Even incumbent automakers think this car-sharing idea has some legs.
General Motors is expected announce a partnership tomorrow with start-up RelayRides that will allow GM vehicles owners to rent out their cars to other consumers using OnStar and a smart-phone. The service will first be offered in California starting by the end of the first quarter next year.
The auto giant is partnering with RelayRides to learn more about car sharing and offer OnStar customers a service to make revenue with their vehicles, said Stephen Girsky, vice chairman of corporate strategy and new business development at GM. It also gives more people an opportunity to get exposure to GM cars, such as the electric Chevy Volt, he added.
There are a growing number of car-sharing services that let people get access to a car for as little as an hour or a full day. In the case of RelayRides, individuals rent out their cars to others directly and the company provides insurance. ZipCar, by contrast, operates its own fleet and makes them available to members.
Once the service is live, drivers of GM vehicles with the OnStar communications system activated will be able to make use of RelayRides without the need for the RFID hardware device normally required. Through OnStar, people will be able to unlock cars for RelayRide rentals over a smart phone and get information on how far they drove, explained Girsky.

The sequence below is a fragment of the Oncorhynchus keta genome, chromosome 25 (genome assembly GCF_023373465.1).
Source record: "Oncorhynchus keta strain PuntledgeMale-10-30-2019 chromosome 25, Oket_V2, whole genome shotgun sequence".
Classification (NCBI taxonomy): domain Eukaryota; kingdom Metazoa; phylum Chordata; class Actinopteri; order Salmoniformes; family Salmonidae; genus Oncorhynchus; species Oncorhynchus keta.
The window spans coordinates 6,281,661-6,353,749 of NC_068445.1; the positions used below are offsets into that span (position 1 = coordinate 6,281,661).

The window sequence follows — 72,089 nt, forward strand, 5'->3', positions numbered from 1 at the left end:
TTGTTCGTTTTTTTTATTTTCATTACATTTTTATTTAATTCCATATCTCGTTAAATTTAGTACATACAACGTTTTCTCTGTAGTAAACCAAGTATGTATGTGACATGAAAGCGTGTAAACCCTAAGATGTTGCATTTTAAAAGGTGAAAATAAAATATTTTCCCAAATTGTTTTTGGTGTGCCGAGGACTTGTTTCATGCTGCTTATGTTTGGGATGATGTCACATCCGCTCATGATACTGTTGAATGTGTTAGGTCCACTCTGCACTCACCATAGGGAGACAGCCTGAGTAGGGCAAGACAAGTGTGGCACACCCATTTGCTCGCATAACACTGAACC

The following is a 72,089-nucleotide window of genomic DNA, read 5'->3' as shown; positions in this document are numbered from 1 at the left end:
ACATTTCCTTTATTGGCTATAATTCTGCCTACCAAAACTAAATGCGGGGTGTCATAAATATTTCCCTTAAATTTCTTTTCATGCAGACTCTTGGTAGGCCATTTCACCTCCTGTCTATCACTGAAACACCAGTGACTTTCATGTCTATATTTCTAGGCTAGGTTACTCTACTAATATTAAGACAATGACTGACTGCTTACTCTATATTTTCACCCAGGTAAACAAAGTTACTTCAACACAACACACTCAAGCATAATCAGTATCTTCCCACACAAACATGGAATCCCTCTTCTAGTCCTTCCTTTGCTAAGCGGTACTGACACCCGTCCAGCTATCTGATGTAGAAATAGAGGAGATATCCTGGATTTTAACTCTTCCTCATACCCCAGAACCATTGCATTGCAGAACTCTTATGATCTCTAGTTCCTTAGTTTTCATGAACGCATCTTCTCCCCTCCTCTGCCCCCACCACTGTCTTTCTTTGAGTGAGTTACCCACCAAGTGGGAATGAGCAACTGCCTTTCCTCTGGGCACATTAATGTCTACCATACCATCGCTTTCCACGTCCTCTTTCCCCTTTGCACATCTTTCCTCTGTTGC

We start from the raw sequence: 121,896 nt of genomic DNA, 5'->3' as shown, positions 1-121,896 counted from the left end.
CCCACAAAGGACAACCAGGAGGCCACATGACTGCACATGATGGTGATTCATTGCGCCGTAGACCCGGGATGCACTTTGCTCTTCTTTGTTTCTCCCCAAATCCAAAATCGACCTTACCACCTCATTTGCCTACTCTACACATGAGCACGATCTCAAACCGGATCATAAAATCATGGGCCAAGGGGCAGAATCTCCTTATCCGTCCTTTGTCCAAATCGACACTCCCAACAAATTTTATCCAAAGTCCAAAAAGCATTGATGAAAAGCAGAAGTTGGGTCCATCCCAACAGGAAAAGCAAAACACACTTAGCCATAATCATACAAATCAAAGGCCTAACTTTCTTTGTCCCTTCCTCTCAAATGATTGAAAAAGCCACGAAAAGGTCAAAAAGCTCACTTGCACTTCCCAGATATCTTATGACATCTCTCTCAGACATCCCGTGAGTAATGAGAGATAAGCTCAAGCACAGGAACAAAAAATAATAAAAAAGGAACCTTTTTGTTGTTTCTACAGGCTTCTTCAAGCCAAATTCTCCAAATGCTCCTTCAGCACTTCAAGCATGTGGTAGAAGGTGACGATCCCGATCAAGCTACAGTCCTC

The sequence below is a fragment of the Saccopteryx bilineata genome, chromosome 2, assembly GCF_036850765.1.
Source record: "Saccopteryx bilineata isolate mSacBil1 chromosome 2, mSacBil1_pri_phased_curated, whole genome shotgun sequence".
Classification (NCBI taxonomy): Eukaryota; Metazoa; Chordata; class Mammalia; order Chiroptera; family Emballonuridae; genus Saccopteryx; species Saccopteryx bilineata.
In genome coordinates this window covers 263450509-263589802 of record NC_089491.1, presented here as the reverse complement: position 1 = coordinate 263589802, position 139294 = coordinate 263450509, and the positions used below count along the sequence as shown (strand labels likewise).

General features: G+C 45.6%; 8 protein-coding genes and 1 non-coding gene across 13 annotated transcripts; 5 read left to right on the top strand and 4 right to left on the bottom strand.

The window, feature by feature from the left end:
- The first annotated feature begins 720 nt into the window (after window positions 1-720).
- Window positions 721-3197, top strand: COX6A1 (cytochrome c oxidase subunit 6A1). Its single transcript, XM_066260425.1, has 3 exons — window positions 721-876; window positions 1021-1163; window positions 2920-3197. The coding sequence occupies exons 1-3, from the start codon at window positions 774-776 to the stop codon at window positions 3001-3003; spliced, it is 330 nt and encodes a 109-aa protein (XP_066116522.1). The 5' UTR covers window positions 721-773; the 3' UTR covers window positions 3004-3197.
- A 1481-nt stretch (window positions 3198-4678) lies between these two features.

As part of the partnership, GM's venture arm is in discussions to invest in RelayRides, said Girsky.
The deal opens up RelayRides to GM vehicles equipped with OnStar, effectively creating another channel for the car-sharing service. For GM, the partnership gives it exposure to a transportation mode that is becoming more popular, particularly with city drivers and younger people. OnStar is installed in an estimated 15 million vehicles.
"We know the world is changing and we want to stay relevant in the world of the future," said Girsky. "We thought it was worth exploring."